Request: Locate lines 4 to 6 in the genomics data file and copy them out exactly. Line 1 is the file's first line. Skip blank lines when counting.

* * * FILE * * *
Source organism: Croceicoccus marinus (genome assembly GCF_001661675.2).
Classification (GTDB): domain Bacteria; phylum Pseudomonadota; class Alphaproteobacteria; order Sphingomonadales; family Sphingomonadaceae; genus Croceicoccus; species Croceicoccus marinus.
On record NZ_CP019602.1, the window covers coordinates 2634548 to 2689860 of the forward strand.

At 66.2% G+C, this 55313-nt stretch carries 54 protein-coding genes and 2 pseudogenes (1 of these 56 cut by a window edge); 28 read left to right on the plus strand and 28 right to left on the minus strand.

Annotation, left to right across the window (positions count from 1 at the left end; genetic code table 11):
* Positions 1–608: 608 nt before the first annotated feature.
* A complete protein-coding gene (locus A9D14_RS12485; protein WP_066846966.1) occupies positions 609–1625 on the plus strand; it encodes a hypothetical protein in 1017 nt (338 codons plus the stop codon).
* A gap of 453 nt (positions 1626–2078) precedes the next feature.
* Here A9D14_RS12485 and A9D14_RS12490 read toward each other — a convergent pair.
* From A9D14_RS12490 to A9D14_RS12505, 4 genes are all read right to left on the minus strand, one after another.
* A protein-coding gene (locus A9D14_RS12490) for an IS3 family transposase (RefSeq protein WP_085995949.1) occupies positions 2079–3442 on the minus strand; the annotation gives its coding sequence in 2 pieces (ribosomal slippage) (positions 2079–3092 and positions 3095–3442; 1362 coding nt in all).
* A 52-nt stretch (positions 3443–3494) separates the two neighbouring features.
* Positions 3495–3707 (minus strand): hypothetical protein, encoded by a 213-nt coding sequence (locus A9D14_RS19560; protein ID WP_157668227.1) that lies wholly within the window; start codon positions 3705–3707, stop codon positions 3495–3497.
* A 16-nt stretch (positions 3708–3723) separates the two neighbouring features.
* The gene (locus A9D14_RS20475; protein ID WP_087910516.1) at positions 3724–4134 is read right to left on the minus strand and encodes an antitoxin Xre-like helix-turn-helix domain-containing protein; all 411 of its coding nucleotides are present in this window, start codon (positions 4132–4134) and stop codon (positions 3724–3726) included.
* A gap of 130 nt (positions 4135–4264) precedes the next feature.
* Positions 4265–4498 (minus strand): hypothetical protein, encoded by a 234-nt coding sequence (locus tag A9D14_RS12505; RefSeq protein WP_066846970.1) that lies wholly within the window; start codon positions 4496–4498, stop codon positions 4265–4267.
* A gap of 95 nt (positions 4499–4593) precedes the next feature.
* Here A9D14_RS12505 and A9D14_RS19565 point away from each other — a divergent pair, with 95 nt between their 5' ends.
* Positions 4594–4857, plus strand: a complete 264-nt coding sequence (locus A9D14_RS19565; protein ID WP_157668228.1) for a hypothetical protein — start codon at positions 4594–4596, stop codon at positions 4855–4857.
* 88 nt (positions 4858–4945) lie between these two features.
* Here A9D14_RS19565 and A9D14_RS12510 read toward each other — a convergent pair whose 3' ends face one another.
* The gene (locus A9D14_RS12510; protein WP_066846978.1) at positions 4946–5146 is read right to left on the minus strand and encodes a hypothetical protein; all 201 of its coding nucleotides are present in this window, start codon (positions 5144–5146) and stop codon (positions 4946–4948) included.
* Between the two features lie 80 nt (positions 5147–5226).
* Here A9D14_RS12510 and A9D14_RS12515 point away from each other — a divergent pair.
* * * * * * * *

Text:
At 66.2% G+C, this 55313-nt stretch carries 54 protein-coding genes and 2 pseudogenes (1 of these 56 cut by a window edge); 28 read left to right on the plus strand and 28 right to left on the minus strand.

Annotation, left to right across the window (positions count from 1 at the left end; genetic code table 11):
* Positions 1–608: 608 nt before the first annotated feature.